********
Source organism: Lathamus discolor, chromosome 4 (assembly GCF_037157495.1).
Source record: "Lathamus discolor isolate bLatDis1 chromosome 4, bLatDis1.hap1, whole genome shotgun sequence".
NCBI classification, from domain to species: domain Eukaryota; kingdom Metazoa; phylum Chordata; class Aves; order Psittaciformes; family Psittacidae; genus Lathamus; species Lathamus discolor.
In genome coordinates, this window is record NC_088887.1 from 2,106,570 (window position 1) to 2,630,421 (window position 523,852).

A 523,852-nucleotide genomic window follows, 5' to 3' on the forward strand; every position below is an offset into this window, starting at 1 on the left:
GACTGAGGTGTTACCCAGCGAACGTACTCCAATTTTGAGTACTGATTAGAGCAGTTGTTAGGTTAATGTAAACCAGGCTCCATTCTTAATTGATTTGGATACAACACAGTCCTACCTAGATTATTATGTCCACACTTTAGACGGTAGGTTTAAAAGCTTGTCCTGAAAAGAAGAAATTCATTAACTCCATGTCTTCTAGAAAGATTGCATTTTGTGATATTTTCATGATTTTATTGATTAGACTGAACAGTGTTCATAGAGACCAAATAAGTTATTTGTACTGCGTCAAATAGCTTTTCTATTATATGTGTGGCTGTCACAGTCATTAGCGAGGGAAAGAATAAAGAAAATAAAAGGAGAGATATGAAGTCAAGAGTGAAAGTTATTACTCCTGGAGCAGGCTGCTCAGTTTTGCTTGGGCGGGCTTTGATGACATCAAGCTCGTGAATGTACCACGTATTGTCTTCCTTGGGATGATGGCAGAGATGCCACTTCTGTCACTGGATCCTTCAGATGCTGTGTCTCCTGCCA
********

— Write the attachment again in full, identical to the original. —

Source organism: Lathamus discolor, chromosome 4 (assembly GCF_037157495.1).
Source record: "Lathamus discolor isolate bLatDis1 chromosome 4, bLatDis1.hap1, whole genome shotgun sequence".
NCBI classification, from domain to species: domain Eukaryota; kingdom Metazoa; phylum Chordata; class Aves; order Psittaciformes; family Psittacidae; genus Lathamus; species Lathamus discolor.
In genome coordinates, this window is record NC_088887.1 from 2,106,570 (window position 1) to 2,630,421 (window position 523,852).

A 523,852-nucleotide genomic window follows, 5' to 3' on the forward strand; every position below is an offset into this window, starting at 1 on the left:
GACTGAGGTGTTACCCAGCGAACGTACTCCAATTTTGAGTACTGATTAGAGCAGTTGTTAGGTTAATGTAAACCAGGCTCCATTCTTAATTGATTTGGATACAACACAGTCCTACCTAGATTATTATGTCCACACTTTAGACGGTAGGTTTAAAAGCTTGTCCTGAAAAGAAGAAATTCATTAACTCCATGTCTTCTAGAAAGATTGCATTTTGTGATATTTTCATGATTTTATTGATTAGACTGAACAGTGTTCATAGAGACCAAATAAGTTATTTGTACTGCGTCAAATAGCTTTTCTATTATATGTGTGGCTGTCACAGTCATTAGCGAGGGAAAGAATAAAGAAAATAAAAGGAGAGATATGAAGTCAAGAGTGAAAGTTATTACTCCTGGAGCAGGCTGCTCAGTTTTGCTTGGGCGGGCTTTGATGACATCAAGCTCGTGAATGTACCACGTATTGTCTTCCTTGGGATGATGGCAGAGATGCCACTTCTGTCACTGGATCCTTCAGATGCTGTGTCTCCTGCCA